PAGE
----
Location: Food Science ResearchTitle: Viability of commercial cucumber fermentation without nitrogen or air purging
|ZHAI, YAWEN - North Carolina State University|
|Perez Diaz, Ilenys|
|DIAZ, JOSCELIN - North Carolina State University|
Submitted to: Trends in Food Science and Technology
Publication Type: Literature Review
Publication Acceptance Date: 5/19/2018
Publication Date: 11/1/2018
Citation: Zhai, Y., Perez Diaz, I.M., Diaz, J.T. 2018. Viability of commercial cucumber fermentation without nitrogen or air purging. Trends in Food Science and Technology. 81:185-192. https://doi.org/10.1016/j.tifs.2018.05.017.
Interpretive Summary: Formation of hollow cavities or bloaters in fermented cucumbers is a defect causing significant economic losses for the pickling industry. Substantial research resources have been invested over the last eight decades to understand the mechanistic origin and identify effective strategies to minimize bloating defect. This mini-review aims at describing such efforts in a centralize document to generate ideas an insights in how to further develop knowledge and strategies to reduce the defect in the new and environmentally friendly NaCl-free cucumber fermentations. It is understood that elimination of oxygen and adequate control of the natural microbial load in fresh cucumbers are critical elements in eradicating fermented cucumber bloating. The document presented here is to be submitted for publication to a peer reviewed journal and use as a training module for a vegetable fermentation workshop been developed by the USDA-ARS Food Science Research Unit.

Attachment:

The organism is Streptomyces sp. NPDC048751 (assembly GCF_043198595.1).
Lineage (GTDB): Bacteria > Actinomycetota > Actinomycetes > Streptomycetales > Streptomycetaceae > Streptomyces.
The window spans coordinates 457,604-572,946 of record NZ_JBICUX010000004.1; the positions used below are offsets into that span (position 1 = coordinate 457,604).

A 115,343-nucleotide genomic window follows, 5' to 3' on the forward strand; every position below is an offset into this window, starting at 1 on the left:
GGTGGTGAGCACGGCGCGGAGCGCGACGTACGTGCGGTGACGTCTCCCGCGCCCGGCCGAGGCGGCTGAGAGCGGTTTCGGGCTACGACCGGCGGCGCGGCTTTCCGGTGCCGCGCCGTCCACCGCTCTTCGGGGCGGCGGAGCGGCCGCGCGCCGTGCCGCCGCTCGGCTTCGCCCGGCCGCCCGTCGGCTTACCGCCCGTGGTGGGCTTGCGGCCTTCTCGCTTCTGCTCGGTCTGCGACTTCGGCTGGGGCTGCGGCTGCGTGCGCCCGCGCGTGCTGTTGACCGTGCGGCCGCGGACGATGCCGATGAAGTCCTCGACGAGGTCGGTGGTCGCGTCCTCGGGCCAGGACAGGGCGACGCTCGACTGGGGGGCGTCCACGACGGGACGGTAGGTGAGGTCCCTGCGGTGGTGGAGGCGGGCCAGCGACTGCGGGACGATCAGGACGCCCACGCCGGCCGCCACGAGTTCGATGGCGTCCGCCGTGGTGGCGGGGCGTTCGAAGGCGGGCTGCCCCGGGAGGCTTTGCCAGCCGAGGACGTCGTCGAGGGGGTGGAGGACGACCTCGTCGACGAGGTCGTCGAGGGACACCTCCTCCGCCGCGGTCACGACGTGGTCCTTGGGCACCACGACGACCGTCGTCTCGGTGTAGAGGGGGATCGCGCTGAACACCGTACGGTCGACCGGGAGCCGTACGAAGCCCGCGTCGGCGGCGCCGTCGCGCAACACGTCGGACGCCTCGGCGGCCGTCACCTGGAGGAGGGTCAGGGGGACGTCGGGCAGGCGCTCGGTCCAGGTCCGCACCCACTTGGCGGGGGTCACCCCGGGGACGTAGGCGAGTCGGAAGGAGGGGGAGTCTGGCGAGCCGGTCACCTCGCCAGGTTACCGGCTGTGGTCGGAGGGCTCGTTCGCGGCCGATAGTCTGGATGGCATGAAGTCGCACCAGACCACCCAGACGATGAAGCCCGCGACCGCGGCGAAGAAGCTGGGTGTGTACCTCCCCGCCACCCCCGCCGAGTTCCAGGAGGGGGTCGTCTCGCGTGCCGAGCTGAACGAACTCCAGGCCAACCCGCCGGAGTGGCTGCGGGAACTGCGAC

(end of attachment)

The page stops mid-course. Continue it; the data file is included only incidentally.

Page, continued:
Technical Abstract: Background: Bloated cucumber defect, resulting from the accumulation of the biologically produced carbon dioxide in the fruit, reduces yield and economic gains for the pickling industry worldwide. It was the aim of this review to identify commonalities among effective strategies to reduce bloater defect and determine the theoretical viability of commercial cucumber fermentations without bloater defect and/or purging. Scope and approach: This article summarizes the known causes of fermented cucumber bloating defect, including sources of carbon dioxide, and the strategies developed to mitigate the production of the carbonic gas such as controlled fermentation, inoculation of selected starter cultures, cover brine acidification and reformulation and the application of air or nitrogen purging. Key findings and conclusions: It was understood that microbial activity during fermentation, cucumber tissue respiration, as well as the pressure in the fruits and fermentation tanks, ambient temperature and cover brine composition, impact the levels of dissolved carbon dioxide in the system. Although the biological conversion of oxygen to carbon dioxide reduces the cucumbers internal gas pressure, the dissipation of the gas from the tissue is reduced by brining. Once the gas accumulates in the cucumber tissue in concentrations high enough to displace it, the irreversible formation of hollow cavities or bloaters occurs. Residual carbon dioxide is produced by acid-preserved cucumbers, presumably by tissue respiration, which results in the absence of bloating. Thus, microbial activity seems to contribute most of the carbon dioxide needed for cucumbers to bloat. It is speculated that colonization of the internal cucumber tissue by indigenous microbes, in particular aerobic gram-negative bacteria, results in the localized production of carbon dioxide causing bloating defect early in the fermentation. It is concluded that effective manipulation of the microbiota, reduction of dissolved oxygen levels and the use of adequately selected starter cultures may enable cucumber fermentations of acceptable quality without purging.